An El Cerrito attorney has filed suit against a non-profit organization that provides legal assistance to low-income Berkeley residents, and promises a large campaign against what he claims is a conspiracy to defraud poor citizens by offering shoddy legal services.
The attorney, Andrew Shalaby, charges Oakland’s Eviction Defense Center with “ghostwriting,” or anonymously preparing documents for parties who act as their own lawyers in court. He believes that the process was made illegal last year, when the California legislature instituted a system to regulate the independent paralegal industry.
His opponents, though, argue that lawyers are perfectly within their rights to write cases for “pro per” parties – people who represent themselves in legal cases. They believe that Shalaby’s true motive is to harass the EDC, and ultimately to limit the kinds of services that places like it provide.
“What Mr. Shalaby is trying to do is prevent poor tenants from getting any help at all,” said Robert Salinas, the attorney representing Ira Jacobowitz, a member of the EDC’s board of directors. “It is disgusting.”
So far, the courts have agreed with the EDC, but Shalaby has persisted in his claim and threatens to take the case to the California Supreme Court and to the federal court system.
The city’s Rent Stabilization Board grants the EDC $52,000 per year in exchange for counseling provided to low-income Berkeley citizens who find themselves in legal disputes with their landlords. The rent board also funds two other organizations – the East Bay Community Law Center and Housing Rights, Inc. – for similar services.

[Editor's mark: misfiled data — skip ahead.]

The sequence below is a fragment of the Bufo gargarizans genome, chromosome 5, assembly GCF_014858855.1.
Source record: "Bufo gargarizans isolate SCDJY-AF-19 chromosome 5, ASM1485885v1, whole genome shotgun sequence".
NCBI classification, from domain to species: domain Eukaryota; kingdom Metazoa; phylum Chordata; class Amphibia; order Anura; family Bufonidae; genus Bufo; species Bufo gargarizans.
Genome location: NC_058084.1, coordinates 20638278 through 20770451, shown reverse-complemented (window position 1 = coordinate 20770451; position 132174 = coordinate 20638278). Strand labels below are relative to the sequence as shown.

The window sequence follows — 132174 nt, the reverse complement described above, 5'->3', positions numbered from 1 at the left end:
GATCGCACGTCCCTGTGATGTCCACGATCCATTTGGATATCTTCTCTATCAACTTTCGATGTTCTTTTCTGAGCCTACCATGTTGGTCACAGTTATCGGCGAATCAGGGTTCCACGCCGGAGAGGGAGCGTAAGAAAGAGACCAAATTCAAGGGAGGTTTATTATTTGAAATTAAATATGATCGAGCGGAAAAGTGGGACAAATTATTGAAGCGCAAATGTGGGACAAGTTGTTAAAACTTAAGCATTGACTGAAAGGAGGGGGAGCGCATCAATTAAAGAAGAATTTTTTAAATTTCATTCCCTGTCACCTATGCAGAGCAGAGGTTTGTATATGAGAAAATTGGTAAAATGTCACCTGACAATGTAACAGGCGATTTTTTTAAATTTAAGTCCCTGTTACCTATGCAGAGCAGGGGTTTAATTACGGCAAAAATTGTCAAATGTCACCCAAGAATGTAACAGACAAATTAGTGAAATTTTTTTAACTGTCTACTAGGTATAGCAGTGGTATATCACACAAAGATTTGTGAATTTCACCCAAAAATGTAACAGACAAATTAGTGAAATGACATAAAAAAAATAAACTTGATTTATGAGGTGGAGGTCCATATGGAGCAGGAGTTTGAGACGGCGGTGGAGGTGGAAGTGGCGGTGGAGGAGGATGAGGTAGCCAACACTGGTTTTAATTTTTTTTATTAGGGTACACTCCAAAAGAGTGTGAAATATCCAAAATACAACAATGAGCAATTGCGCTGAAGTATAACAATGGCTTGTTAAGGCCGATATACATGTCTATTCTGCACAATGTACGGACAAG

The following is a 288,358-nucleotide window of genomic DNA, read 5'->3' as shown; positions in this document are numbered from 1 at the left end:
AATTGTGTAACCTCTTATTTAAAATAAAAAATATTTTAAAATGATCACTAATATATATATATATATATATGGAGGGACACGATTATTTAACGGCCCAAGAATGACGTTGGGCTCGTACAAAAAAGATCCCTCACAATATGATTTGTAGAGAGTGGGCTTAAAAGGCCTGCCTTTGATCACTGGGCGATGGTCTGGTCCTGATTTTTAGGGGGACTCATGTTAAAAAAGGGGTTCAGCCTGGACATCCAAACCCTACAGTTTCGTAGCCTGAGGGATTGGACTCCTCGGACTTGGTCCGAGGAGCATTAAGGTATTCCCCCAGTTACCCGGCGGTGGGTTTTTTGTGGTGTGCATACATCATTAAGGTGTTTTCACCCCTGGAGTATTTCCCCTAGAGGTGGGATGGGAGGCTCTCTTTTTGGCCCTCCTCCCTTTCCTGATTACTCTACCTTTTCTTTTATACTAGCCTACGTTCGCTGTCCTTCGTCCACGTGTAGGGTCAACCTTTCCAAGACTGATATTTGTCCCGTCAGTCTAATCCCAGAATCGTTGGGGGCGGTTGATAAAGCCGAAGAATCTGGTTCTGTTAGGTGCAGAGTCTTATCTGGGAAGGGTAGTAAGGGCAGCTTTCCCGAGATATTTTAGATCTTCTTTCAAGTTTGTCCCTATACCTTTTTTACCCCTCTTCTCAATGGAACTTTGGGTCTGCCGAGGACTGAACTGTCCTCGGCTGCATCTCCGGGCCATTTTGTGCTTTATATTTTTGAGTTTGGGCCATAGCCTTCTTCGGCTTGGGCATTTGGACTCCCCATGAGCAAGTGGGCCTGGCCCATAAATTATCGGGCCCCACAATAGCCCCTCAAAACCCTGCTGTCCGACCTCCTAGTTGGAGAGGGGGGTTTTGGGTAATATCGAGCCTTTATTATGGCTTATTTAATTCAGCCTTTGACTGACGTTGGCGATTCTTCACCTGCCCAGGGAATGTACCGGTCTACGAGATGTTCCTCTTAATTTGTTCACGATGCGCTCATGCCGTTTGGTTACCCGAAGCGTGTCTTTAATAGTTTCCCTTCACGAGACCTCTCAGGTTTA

According to Shalaby, the Eviction Defense Center illegally acts as a “legal document assistant (LDA),” or an independent paralegal.
The California Business and Professions Code requires LDA’s to register and, in the county in which they operate, post a bond and put their names and addresses on all documents they prepare. They are not allowed to dispense legal advice. The majority of LDA’s work in fields like divorce, bankruptcy and estate planning.
The whole matter began last year, when Shalaby was retained by a Berkeley landlord when he began eviction proceedings against a tenant. The tenant decided to fight the eviction, and to act as her own attorney.
The Superior Court heard the case on Oct. 27, 2000. The tenant showed up in court with a demurrer – a request for the